A young volunteer helps tend to the Gardner Community Garden one weekend in January. Now in its third year, the garden boasts more than 100 plot owners. Submitted photo

A young volunteer helps tend to the Gardner Community Garden one weekend in January. Now in its third year, the garden boasts more than 100 plot owners. Submitted photo

Danedri Thompson
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Spring and the primary planting and growing season is weeks away, but that isn’t stopping Gardner Community Garden volunteers.
“You wouldn’t think we’d be busy in winter. There’s still snow on the ground,” Nicole Janzen, community garden volunteer and organizer, said.
Last weekend, volunteers re-organized some of the garden, located behind Divine Mercy Catholic Church, moving a greenhouse and developing ground for a children’s area and installing a shade sail.
“We’re ordering seeds and getting ready to have a planting party next month,” Janzen said.
The planting party will be from 5 p.m. to 9 p.m. at the Gardner Grange building on the Johnson County Fairgrounds.
“Anybody can come,” Janzen said. “We would love the volunteers. I’ve got a few Gardner Edgerton High School students coming to help, but we will definitely take anyone who wants to help.”
Once planted, the seeds will percolate at the garden’s greenhouse and hopefully develop into hardy plants that can be sold as a fundraiser for the garden during the citywide garage sale in May.
Garden volunteers sold plants, primarily eight different breeds of tomatoes, last year during the garage sale.
“We blew it out of the water last year,” Janzen said. “But we were missing a lot of stuff. We didn’t have flowers or herbs or peppers.”
Unlike many other community gardens, the Gardner garden is run and funded by volunteers with oversight provided by the Knights of Columbus, a Catholic civic organization, and the Divine Mercy Catholic Parish.
Janzen contacted the city parks and recreation department’s Jeff Stewart hoping to draft plans for a garden. That same day, members of the Knights of Columbus had contacted Stewart as well.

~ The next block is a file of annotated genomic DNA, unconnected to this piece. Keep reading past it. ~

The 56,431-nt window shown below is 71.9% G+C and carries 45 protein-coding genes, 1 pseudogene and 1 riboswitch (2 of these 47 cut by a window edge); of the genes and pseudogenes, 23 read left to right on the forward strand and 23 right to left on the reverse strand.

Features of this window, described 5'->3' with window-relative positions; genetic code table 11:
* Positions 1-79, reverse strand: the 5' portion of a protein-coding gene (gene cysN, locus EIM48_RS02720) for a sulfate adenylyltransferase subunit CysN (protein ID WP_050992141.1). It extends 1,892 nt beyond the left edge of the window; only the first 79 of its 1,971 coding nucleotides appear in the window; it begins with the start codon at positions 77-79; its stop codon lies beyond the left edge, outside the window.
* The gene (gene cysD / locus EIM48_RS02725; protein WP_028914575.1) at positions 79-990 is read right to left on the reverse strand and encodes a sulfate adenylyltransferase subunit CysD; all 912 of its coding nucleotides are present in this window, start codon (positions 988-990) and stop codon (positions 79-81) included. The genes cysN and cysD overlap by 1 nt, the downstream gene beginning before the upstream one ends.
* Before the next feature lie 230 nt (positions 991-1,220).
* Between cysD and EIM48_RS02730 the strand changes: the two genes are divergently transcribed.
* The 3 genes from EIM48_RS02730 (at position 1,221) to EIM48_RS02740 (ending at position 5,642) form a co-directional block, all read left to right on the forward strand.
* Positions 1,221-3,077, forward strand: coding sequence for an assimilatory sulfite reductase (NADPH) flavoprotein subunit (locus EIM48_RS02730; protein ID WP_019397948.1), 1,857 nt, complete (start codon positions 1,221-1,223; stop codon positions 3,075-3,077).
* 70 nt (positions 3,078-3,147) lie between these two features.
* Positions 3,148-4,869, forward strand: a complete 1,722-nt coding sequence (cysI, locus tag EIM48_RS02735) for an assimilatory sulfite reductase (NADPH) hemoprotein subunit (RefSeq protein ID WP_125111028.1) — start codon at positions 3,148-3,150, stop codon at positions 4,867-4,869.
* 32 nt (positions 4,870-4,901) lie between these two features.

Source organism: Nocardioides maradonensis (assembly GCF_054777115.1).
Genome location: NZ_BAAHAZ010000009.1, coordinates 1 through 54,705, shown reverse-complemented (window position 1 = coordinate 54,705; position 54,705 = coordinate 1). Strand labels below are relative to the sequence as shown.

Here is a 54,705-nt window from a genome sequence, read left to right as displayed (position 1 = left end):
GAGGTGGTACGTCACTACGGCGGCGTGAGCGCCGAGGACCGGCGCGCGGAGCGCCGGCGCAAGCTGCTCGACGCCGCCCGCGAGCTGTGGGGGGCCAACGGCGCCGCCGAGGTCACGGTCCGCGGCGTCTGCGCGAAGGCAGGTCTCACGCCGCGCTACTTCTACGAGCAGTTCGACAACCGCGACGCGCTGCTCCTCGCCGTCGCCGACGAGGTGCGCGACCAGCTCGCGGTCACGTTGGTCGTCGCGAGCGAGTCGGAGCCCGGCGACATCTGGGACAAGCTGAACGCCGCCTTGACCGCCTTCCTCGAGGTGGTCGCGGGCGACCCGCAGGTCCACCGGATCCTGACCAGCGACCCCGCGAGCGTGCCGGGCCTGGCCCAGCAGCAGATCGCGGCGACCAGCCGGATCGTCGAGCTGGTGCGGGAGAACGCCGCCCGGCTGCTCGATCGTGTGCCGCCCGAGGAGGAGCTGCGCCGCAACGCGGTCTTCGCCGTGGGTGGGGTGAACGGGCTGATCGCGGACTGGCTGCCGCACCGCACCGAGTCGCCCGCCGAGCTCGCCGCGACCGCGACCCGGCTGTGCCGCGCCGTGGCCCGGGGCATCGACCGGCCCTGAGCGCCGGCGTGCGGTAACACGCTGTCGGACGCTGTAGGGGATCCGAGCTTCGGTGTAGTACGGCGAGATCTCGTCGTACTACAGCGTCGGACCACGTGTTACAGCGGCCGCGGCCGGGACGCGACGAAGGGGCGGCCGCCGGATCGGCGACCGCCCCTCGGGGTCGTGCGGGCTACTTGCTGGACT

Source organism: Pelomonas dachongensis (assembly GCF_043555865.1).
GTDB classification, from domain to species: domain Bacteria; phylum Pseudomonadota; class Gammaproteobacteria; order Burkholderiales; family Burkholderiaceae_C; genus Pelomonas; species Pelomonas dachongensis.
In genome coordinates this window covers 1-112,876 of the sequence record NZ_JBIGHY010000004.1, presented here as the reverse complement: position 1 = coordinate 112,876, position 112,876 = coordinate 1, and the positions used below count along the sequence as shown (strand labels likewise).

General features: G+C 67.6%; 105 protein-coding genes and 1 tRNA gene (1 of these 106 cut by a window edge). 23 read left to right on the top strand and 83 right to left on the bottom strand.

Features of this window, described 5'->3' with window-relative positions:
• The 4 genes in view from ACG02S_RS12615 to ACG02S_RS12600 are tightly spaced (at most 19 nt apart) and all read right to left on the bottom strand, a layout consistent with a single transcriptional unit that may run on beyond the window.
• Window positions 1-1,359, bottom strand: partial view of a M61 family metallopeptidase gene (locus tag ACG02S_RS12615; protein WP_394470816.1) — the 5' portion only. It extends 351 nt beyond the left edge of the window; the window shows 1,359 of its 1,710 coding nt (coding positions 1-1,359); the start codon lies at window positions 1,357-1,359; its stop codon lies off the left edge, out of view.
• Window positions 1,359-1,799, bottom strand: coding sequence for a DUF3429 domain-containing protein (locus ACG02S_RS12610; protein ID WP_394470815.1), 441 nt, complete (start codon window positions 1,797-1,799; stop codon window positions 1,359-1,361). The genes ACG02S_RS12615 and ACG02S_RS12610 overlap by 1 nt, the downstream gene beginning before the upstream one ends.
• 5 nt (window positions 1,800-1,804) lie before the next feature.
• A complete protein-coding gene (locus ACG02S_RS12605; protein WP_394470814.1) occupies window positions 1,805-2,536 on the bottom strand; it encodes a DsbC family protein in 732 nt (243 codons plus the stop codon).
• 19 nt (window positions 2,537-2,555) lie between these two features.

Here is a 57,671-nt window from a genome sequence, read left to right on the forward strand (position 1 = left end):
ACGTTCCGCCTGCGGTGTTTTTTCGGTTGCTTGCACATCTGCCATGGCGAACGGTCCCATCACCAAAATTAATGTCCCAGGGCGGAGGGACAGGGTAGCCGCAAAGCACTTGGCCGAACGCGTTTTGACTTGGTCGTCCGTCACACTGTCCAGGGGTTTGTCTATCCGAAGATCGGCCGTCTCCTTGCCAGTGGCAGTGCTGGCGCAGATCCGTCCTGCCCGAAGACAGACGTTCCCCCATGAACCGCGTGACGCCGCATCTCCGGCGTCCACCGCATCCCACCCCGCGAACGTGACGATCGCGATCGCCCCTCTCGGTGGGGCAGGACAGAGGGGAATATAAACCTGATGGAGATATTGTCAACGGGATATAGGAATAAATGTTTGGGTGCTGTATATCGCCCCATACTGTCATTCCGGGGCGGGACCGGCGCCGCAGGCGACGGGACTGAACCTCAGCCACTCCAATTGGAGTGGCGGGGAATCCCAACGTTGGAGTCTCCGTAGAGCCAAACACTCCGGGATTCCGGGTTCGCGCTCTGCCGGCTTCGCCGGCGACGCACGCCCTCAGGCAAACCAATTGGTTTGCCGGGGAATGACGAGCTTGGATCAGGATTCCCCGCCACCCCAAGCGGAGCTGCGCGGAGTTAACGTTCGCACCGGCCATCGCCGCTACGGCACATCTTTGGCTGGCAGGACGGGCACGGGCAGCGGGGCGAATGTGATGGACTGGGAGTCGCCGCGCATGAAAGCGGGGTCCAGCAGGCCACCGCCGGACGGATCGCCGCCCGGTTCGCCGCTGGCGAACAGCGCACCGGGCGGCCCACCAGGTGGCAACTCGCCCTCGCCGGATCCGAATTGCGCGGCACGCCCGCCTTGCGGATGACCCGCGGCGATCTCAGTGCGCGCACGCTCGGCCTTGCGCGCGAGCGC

“They had already done some legwork to get the garden and the land. We connected together. When we sat down to talk – we had plot members and stuff – we said wouldn’t it be great if we had 100 plot owners,” Janzen explained. “The next year it happened. This grew really, really fast.”
The plants aren’t the only things growing at the community garden. The garden itself is expanding too.
The garden received permission to plant on more land this year and Janzen said the goal is to plant a small orchard of fruit trees along the fence that lines West Side Ballpark.
Janzen envisions an orchard with several different kinds of fruit trees in several different sizes, dwarf, medium and tall trees.
It takes a few years for the trees to start producing fruit, but in the meantime, she hopes to create a sponsor campaign, where members of the public can pay to sponsor a fruit tree.
“You could come and pick out your tree, and we would try to get a plaque that says, ‘sponsored by.’ That’s what we’re shooting for,” Janzen said.
The goal is to plant the trees National Arbor Day on April 24.
Organizers hope to add a children’s garden complete with educational programming and a chicken coop this year.
“We’re trying to open the children’s garden on Earth Day, April 22,” she said. “April is going to be huge.”
To that end, they are hosting a pancake breakfast fundraiser on Feb. 15. The breakfast fundraiser will run from 7: 30 a.m. to 12:30 p.m. at the Senior Citizen Building in Gardner.